With all of the knowledge and solutions available, why are breaches growing in number and intensity? Mike Vamvakaris, Director, Cyber Security Consulting, TELUS Security points to a few reasons:
A growing attack surface – more entry points to data
Changing threats – different, more malicious ways of targeting data
Growing number of vulnerabilities – hard to track and identify weaknesses
Technology complexity – solutions aimed at protection create management challenges
Resource scarcity – hard to find and retain the right skills
Mike Vamvakaris was one of the key presenters at this year’s BC Aware event. He began his discussion by outlining the security challenges arising from a business environment in flux as a result of digital transformation.
35% of organizations experienced a ransomware attack in 2017, with business disruption of an hour to a day or more
Costs of a breach rose from $86,000 to $5.78 million
The spending paradox
Companies are spending on IT security. In fact, in 2017, 73% of organizations increased their IT security spends, up from 58% in 2016. However, 68% experienced a breach, with 26% having been breached in the past year.
How is that possible? IT security spending is rising, yet so are breaches.
According to Vamvakaris, it’s because investments are misaligned with cyber threats. Most organizations still take a technology first approach, without any real long-term plan. Culture is largely overlooked, with a lack of management buy-in and leadership and poor employee engagement.
His recommended solution? Holistic security. Organizations need to build an ecosystem – which means that technology solutions, processes and people work together within a framework. The National Institute of Standards and Technology (NIST) has designed an excellent security framework that covers the spectrum of security actions (progressive steps and layers of technology) including identify, protect, detect, respond and recover. Many organizations are turning to outsourced providers to help them adopt frameworks like NIST and ensure compliance.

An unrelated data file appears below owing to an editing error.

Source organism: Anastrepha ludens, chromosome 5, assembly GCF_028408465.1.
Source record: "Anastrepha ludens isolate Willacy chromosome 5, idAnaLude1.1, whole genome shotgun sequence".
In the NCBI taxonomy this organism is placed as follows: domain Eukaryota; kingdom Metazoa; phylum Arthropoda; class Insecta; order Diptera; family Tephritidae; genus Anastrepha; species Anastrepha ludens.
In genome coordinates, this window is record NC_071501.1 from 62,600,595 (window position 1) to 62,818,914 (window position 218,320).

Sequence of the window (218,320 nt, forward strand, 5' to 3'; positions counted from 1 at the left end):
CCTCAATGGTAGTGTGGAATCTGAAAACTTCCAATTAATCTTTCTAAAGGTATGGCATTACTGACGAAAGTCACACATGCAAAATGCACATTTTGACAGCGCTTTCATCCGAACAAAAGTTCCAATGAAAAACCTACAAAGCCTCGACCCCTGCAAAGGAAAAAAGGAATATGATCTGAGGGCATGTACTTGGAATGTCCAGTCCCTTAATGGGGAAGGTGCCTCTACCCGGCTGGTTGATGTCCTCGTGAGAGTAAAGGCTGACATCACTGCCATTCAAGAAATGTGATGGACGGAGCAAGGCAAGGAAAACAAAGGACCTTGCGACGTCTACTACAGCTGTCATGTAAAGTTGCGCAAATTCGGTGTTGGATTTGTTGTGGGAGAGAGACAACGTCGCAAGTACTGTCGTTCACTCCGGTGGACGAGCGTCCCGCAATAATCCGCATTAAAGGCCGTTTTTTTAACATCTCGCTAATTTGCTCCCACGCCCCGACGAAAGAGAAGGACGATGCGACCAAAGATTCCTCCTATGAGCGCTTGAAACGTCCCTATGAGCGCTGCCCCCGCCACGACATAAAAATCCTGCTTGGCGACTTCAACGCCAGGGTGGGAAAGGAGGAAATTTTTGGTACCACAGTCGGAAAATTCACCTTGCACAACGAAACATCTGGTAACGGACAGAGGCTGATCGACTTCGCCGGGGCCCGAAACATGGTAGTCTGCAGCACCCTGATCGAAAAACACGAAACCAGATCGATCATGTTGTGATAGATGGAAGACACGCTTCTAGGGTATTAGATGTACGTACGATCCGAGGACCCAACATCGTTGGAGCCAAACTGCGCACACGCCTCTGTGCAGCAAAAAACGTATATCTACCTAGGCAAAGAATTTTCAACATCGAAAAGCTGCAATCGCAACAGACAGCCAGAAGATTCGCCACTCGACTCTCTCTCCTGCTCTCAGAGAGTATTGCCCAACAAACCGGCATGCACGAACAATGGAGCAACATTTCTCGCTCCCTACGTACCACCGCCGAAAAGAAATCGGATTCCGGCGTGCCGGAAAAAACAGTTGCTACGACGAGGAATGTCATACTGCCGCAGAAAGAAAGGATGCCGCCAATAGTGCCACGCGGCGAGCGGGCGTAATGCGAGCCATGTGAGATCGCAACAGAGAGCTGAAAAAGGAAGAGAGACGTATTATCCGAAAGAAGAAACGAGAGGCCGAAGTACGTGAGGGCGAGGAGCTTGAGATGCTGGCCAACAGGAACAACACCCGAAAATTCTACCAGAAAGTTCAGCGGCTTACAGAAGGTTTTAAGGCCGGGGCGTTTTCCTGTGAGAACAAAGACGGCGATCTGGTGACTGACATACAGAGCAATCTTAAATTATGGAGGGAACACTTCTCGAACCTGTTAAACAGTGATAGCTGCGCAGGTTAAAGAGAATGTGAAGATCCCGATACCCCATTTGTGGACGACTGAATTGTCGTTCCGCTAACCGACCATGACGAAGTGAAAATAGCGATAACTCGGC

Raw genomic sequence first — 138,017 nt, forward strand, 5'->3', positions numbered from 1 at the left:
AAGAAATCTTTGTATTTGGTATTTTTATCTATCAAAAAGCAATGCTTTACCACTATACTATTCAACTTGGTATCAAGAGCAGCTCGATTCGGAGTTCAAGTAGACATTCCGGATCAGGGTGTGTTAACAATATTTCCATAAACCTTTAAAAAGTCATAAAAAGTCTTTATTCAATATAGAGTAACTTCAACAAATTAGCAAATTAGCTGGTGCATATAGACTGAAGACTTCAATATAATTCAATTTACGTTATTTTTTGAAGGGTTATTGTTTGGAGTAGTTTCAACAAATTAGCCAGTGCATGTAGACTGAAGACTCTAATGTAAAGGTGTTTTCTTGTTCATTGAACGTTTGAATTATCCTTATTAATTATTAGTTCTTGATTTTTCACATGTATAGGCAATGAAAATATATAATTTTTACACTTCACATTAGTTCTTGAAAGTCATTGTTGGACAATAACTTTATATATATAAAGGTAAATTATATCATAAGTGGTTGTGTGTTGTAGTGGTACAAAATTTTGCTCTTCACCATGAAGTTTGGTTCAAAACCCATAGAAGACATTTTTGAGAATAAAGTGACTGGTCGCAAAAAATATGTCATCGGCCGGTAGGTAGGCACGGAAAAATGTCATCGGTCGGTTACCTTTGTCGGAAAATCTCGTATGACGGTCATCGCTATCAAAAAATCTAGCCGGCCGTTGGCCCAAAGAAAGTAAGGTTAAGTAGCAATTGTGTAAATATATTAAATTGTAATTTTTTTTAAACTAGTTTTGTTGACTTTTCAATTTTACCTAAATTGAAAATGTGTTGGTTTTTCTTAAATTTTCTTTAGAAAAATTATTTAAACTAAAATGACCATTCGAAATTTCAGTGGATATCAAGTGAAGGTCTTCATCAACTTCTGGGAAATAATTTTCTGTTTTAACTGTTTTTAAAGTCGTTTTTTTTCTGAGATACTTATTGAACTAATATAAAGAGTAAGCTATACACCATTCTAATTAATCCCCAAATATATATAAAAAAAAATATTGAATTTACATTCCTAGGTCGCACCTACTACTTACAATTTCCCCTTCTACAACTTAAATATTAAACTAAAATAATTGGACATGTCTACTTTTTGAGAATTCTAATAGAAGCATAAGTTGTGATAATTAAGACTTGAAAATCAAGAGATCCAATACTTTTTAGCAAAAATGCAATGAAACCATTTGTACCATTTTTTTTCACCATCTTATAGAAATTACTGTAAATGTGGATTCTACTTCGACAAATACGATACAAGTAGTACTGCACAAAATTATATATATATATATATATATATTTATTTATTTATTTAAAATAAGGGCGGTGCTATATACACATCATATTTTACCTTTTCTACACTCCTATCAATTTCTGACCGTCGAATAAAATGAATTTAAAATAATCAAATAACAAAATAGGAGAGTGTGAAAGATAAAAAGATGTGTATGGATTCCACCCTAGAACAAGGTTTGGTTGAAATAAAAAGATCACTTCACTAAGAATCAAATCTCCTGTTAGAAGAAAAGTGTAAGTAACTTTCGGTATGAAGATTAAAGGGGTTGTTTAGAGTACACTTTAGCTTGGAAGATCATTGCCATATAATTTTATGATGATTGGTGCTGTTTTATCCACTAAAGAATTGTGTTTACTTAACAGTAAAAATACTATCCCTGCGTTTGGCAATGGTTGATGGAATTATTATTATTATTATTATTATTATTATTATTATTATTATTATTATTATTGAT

Upon hearing that $1.3 billion is being spent on security technology, with only $43 million being spent on security awareness, many attendees realized their own investment disparities.
In conversation with several attendees after his presentation, Vamvakaris noted that many felt that they weren’t doing as much as they could in terms of security awareness and training. The disproportionate spending on technology vs. training didn’t come as a surprise to them when reflecting on their own experiences.
Many wanted to know Vamvakaris’ take on the spending inconsistencies. In his view, cyber security includes technology, but also encompasses risk management and tolerance. Educating employees as a first line of defense is critical. More and more organizations are realizing this the hard way, as they continue to get breached despite significant technology investments.
In an ongoing era of the security technology provider hard sell, many organizations have unfortunately bought into the technology myth, thinking that this solution or that solution is the silver bullet. As attacks continue to intensify and proliferate, many are questioning this mindset.
There is a shift in progress toward cyber security culture and awareness. And Vamvakaris maintains that it's a transition that is long overdue. Training employees to enhance the organization’s overall cyber security IQ is vital as phishing continues to be the preferred infiltration method.
Aware and vigilant employees are essential for improving both the security posture and the security brand within an organization.
How much are you spending on your security awareness? Are you prepared? Let us know in the comments below.
To learn more about cyber security best practices and why a holistic approach is a strategic way to stay secure, read IDC’s January 2018 InfoBrief: A Framework for Effective Cyber Security, or visit telus.com/businesssecurity.